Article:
Category Archives: France

Interesting Wine Facts: Fact #2 – Serve White Wines Cold

Well being last week’s Interesting Wine Facts was about the serving temperature of red wines I figured it would only be fair to do the same for white wines.

Most people already know that white wines are served chilled but most, like me, don’t know what that temperature actually is supposed to be. White wines should be served between 48-53 degrees F. This is usually the standard temperature that you’ll find in your refrigerator.

It’s also good to note that even though white wines are supposed to be served cold make sure you don’t serve them too cold. That can affect the flavors of the wine too.

Another good tip for white wines is to take them out of the refrigerator 10 to 15 minutes before you’re going to drink them.

If you’re serving a champagne, sparkling wine, or Prosecco it should be served between 40 to 45 degrees F. In order to get it to this temperature you may have to place it in an ice bucket filled with ice or put it in the freezer for 5 to 10 minutes before serving to get it to that temperature. Of course, you should have had it in the refrigerator before that but the standard temperature in your fridge is not going to be cold enough to get your bubbly to the right temperature thus the use of the ice bucket or freezer stated above.

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Louis Bouillot Grand Reserve Sparkling Wine – St. Georges, France & My First Ever Cheese Souffle!

Champagne, Sparkling Wine, and Prosecco – Oh My!

While planning my menu for my birthday celebration last week I decided to make a cheese souffle and with that came some new knowledge (at least to me anyway) that I would like to share with you all.

You see, all of the resources that I looked up in order to see what I should serve along side of my cheese souffle said the same thing – serve with a nice green salad, crusty bread, and a nice champagne or sparkling wine.

With that knowledge I headed off to my local Total Wine and More store to procure that nice bottle of bubbly for my celebration. I told the nice man there what I was making and how it suggested either a nice bottle of champagne or a sparkling champagne to accompany it. He suggested a nice sparkling wine from France.

As he retrieved the bottle for me I had to ask the silly question that was floating around in my head – What’s the difference between Champagne and sparkling wine? I found the answer was simple and along the lines of what I expected.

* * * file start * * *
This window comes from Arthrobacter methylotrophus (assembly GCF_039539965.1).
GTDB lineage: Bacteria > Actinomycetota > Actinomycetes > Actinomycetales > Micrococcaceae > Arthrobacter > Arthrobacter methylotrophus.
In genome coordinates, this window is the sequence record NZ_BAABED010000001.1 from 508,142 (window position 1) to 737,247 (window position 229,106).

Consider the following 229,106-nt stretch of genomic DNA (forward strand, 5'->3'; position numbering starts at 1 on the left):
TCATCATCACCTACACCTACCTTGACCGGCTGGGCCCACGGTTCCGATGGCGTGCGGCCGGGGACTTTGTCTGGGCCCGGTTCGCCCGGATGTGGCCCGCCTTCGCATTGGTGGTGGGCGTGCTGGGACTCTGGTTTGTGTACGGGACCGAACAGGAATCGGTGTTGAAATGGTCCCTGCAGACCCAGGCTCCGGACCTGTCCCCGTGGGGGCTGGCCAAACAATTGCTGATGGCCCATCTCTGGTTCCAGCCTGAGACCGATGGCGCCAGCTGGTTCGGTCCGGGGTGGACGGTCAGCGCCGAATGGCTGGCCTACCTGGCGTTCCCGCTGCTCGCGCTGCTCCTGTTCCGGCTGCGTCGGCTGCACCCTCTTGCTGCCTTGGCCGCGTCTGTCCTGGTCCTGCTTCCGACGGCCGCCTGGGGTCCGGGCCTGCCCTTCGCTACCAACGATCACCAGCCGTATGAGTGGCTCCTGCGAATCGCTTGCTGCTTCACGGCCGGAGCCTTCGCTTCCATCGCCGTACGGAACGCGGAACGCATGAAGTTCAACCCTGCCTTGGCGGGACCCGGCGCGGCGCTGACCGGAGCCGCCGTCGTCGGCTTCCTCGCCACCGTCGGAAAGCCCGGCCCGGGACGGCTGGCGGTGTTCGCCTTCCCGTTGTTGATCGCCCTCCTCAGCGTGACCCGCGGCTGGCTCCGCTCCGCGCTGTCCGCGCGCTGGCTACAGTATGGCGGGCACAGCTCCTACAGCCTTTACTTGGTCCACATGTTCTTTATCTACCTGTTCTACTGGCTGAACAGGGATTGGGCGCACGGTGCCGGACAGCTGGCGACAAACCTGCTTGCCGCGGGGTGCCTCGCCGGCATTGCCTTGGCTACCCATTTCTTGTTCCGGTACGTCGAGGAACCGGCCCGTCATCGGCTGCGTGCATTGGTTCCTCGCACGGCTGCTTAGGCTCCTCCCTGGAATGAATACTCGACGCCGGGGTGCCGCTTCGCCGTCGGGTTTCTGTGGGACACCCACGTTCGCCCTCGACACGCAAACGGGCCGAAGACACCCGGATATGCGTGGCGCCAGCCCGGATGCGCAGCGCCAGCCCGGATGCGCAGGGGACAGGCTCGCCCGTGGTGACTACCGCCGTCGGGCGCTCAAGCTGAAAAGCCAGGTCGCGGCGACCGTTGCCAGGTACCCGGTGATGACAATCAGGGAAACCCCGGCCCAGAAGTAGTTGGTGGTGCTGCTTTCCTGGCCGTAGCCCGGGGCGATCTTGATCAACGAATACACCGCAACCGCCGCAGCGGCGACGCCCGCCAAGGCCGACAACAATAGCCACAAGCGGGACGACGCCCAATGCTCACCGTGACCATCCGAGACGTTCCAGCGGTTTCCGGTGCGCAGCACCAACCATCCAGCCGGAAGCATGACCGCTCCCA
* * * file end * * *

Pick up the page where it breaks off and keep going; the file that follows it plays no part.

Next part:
In France their laws are very strict when it comes to wine making. No one can call their sparkling wine Champagne UNLESS it actually comes from Champagne, France.  If you’re even so much as a millimeter outside of Champagne, France you’ve created a sparkling wine! If you want to make a Champagne well then you better move your vines!

As Americans we are pretty much used to calling everything with bubbles Champagne because our laws couldn’t really care less where it’s made and we are just trained to call bubbly Champagne. However, if it doesn’t come from Champagne, France it technically isn’t Champagne….but it is really the same thing.

Italy has a similar law when it comes to their bubbly called Prosecco although technically to our American minds we’d probably call it Champagne too.

While researching this whole thing I found that apparently Prosecco is one of the most consumed bubbly in Italy. They even have a  lower end version that they sell to the masses that’s in pop top soda-like cans that is consumed regularly although the quality isn’t going to be like you find in the traditional bubbly-type bottles.

So that’s our little lesson for this week. I hope my learnings have sparked an interest in you to try some bubbly really soon be it Champagne, Sparkling Wine, or Prosecco. I’ve decided that we waste so many opportunities to enjoy a great bubbly because our society says it has to be a special occasion. I think we should all find reasons to celebrate and enjoy the finer things in life. That’s what it’s all about really, isn’t it?

I’ll share my review of the Sparkling Wine that was recommended to me by that nice man at the Total Wine store on Sunday. It just might be a great place for you to start too. 🙂